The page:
Oh, and I tried the counting thing with him over the weekend. Didn't work so well yet, but I'll keep trying. I really like the transitional aspect of it.

Hang in there, everyone!
post #172 of 287
Originally Posted by clothcrazymom
I hope we all don't get into a debate about whether or not weaning our toddlers is AP or not. I think it's been established that there are those of us that feel that mother-led-weaning is ok. I think it's more about the way that we go about doing it.
But who are any of us to say that it's okay for other moms to wean their toddlers in some ways, but not in others? I think, so long as we are all listening to OUR OWN instincts, we'll all do okay by our toddlers. This thread can sort of have the same motto as La Leche League. . . "take what you want, and leave the rest." Some ideas may spring out at people, "oh, that sounds like something that would work with my toddler!" And, we may see some ideas and know immediately that it either wouldn't work with our toddler, or we wouldn't feel comfortable using that technique.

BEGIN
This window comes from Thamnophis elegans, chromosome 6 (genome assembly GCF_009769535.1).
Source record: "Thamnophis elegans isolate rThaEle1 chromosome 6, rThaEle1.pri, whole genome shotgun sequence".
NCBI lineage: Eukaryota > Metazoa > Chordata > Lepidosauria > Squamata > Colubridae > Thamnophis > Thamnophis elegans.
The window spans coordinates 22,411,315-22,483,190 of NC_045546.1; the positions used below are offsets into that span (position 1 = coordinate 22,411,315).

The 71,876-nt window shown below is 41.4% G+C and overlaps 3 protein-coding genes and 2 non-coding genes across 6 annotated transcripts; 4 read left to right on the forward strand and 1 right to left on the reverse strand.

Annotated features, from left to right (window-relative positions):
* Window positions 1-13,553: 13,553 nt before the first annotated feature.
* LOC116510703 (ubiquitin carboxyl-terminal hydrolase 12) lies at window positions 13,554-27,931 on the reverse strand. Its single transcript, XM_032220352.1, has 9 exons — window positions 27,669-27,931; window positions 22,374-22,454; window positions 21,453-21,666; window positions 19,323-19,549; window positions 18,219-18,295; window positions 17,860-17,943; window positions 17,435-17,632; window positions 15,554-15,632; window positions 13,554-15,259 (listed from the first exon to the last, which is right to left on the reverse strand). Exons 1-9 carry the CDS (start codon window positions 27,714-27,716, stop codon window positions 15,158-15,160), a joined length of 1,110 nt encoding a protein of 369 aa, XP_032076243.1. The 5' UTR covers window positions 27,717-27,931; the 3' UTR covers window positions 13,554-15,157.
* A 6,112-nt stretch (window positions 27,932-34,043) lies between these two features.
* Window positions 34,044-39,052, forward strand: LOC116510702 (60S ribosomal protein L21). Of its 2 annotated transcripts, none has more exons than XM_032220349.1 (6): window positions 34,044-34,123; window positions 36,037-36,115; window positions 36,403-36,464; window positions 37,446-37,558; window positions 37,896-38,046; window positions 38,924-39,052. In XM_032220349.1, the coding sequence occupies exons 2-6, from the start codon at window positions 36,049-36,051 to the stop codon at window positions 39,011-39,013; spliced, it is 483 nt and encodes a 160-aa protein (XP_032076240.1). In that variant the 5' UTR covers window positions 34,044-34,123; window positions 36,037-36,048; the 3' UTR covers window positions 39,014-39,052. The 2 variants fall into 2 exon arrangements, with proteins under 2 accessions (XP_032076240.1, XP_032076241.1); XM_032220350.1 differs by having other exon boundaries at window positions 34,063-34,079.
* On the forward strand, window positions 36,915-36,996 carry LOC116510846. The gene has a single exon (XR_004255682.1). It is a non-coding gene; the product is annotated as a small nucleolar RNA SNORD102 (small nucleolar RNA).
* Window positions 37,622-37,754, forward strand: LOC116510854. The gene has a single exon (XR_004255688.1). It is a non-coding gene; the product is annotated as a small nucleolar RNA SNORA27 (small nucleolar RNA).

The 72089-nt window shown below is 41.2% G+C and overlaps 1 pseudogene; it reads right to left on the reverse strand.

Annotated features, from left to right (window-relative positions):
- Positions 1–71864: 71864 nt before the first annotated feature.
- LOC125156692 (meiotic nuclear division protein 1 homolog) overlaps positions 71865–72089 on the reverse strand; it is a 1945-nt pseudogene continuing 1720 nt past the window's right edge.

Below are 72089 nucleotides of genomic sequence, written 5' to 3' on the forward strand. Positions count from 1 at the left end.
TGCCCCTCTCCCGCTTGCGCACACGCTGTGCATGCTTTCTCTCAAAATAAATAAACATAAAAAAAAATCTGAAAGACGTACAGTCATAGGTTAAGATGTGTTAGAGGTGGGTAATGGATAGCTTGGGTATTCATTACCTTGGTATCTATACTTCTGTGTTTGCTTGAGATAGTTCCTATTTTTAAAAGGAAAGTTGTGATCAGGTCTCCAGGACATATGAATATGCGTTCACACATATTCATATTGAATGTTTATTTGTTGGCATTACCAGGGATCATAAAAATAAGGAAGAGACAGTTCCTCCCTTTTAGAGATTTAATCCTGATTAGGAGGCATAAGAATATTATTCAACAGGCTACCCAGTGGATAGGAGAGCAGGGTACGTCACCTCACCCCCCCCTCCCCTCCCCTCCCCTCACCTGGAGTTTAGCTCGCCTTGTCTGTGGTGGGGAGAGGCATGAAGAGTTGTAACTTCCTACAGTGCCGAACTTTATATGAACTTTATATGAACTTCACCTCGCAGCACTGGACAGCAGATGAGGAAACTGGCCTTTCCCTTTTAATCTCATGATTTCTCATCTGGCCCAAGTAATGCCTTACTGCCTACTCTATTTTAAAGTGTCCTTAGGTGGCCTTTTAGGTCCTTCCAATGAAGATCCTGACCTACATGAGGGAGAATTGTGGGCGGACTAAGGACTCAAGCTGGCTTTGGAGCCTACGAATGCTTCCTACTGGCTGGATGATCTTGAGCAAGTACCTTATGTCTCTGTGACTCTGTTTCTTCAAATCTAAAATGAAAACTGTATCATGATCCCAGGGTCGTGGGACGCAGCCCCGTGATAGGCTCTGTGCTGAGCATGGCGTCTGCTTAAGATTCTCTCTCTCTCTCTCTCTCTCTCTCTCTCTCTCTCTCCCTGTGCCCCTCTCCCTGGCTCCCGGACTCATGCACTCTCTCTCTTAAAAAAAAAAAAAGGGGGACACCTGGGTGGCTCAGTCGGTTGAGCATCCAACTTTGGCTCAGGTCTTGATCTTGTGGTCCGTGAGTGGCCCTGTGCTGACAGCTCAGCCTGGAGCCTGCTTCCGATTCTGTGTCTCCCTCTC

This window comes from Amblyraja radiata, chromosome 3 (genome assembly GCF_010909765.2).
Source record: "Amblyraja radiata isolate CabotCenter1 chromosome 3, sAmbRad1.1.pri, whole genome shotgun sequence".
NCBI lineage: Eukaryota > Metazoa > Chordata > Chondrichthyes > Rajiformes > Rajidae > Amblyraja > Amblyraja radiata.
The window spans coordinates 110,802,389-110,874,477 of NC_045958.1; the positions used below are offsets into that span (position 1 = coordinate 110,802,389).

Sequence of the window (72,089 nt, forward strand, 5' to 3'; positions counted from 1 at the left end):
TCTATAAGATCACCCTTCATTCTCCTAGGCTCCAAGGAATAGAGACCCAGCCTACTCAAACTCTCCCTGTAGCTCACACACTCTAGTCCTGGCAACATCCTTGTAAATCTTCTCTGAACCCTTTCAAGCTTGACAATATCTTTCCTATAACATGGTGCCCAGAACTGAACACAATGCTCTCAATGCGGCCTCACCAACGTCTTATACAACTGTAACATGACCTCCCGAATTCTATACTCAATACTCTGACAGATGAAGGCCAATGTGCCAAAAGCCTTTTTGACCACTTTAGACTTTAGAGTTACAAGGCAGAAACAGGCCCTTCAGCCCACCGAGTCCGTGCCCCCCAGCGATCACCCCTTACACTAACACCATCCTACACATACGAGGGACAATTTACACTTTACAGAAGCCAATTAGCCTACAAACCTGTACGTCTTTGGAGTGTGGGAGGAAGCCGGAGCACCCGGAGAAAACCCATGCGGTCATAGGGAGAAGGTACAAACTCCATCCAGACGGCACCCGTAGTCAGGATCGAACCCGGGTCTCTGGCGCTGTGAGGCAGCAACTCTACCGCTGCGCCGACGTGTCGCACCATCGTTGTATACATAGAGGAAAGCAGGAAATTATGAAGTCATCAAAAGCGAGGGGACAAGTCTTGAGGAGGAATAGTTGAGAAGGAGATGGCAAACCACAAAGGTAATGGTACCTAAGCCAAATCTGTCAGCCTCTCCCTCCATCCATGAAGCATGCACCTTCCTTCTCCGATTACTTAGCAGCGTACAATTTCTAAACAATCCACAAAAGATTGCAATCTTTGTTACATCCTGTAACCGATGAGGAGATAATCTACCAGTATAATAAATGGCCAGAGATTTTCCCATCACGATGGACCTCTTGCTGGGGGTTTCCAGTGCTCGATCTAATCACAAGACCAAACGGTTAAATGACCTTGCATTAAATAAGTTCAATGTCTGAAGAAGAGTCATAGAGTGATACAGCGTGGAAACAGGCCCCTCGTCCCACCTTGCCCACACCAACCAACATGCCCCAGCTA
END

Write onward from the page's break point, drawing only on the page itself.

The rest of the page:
I know that it wouldn't work for us for me to try painting my breasts green or putting a stinky substance on them (my boys would probably be a little traumatized, and then tell me to wipe it off), and it wouldn't work for us to stop nursing cold-turkey either (I think my body would have a hard adjustment, and my boys would be really confused). But these are ideas that HAVE worked for some moms without causing trauma to their children or to them. Obviously, those moms are not parenting my toddlers. So, while I may choose other techniques myself, I'm not about to say that some methods of weaning are okay while some are not. I think we can all trust each other to make our own choices--hopefully based on what our own mothering instincts tell us--without the need for judgement.